But it should be a supervised “escape“ with an eye to rebuilding a solid foundation. Both spouses hopefully would be willing to recognize that they might be in crisis precisely because they have no foundation and have entered marriage expecting each other to fulfill all that is missing, which is impossible. All the more so if the partners have come from idolatrous, dysfunctional and abusive families where sin and ugliness is casual and commonplace so much so that it is normal and godliness has never been witnessed, much less practiced. Especially where the partners are so wound around each other that they have sucked the life out of each other, so that each feels like a dry and empty shell, such a separation for a time may actually be life saving. They need to be led to the rock that is higher than `I“. To be taught how to drink from rivers of living water. The spiritual rock, Christ. I`ve been in many churches of varying denominational stripe over many years and I don`t know if I have ever heard a direct, succinct teaching on just how one receives and draws from God for the meeting of the deepest needs of one`s being. Of course its not all about us and I don`t mean to suggest that it is. But if we are to avoid idolatry and leaving our first love for another human being, we need to know how to do this.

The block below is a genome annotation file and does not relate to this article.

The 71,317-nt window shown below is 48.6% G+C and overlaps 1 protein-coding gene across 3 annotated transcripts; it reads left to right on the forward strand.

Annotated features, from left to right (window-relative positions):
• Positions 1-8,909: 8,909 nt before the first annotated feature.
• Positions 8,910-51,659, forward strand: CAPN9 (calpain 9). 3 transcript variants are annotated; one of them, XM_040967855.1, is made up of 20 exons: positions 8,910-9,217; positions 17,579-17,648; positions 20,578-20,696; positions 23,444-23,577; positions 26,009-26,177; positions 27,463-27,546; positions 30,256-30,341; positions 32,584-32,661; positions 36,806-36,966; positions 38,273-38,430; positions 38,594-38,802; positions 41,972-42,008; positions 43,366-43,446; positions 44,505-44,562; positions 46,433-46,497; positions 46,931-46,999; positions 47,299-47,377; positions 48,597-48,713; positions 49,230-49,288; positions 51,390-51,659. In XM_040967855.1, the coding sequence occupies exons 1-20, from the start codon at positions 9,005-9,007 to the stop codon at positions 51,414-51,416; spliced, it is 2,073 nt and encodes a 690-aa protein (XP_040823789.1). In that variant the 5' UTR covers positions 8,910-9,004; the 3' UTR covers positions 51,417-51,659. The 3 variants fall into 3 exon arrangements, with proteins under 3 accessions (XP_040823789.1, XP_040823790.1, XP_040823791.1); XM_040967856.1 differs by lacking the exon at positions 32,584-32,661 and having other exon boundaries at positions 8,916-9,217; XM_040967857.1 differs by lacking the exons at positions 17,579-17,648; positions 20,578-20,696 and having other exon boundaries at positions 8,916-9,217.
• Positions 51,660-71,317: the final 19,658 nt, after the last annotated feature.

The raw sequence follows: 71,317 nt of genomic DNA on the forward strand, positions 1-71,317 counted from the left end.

But I don`t think that allowing partners in crisis to separate unsupervised and not in submission to oversight and ministerial care is a good idea at all. Its actually dangerous. This is an area where churches are typically so deficient as to be seriously negligent, given how seriously God takes the breaching of covenant and outsiders interfering with a marriage and family. Sin must be confronted and dealt with. Abuse must be stopped. Hurt must be helped and comforted. Discipline must be brought to be where needed and structure and discipleship where things are out of control.

    In separation, one is so vulnerable. It may FEEL like for the first time, one has reclaimed the reins of one`s life and is full and pregnant with strength, freedom and authentic identity, perhaps for the first time being one`s own person instead of controlled by others. But one is actually very vulnerable . Especially if one runs into another man or woman that seems able to give them the love and support and validation they have missed. A desperate man or woman in search of love and fulfilment to ease the pain of an unhappy life will latch onto anything that even remotely looked like an oasis in their desert, all the while thinking they are choosing wisely and without compulsion. We so often walk blindly into the enemy`s traps, deceived by self and by sin.

    So yes, I think that separation CAN, under some circumstances, be very helpful. But usually anything without boundaries around it just gets us into trouble. Thanks for considering my thoughts.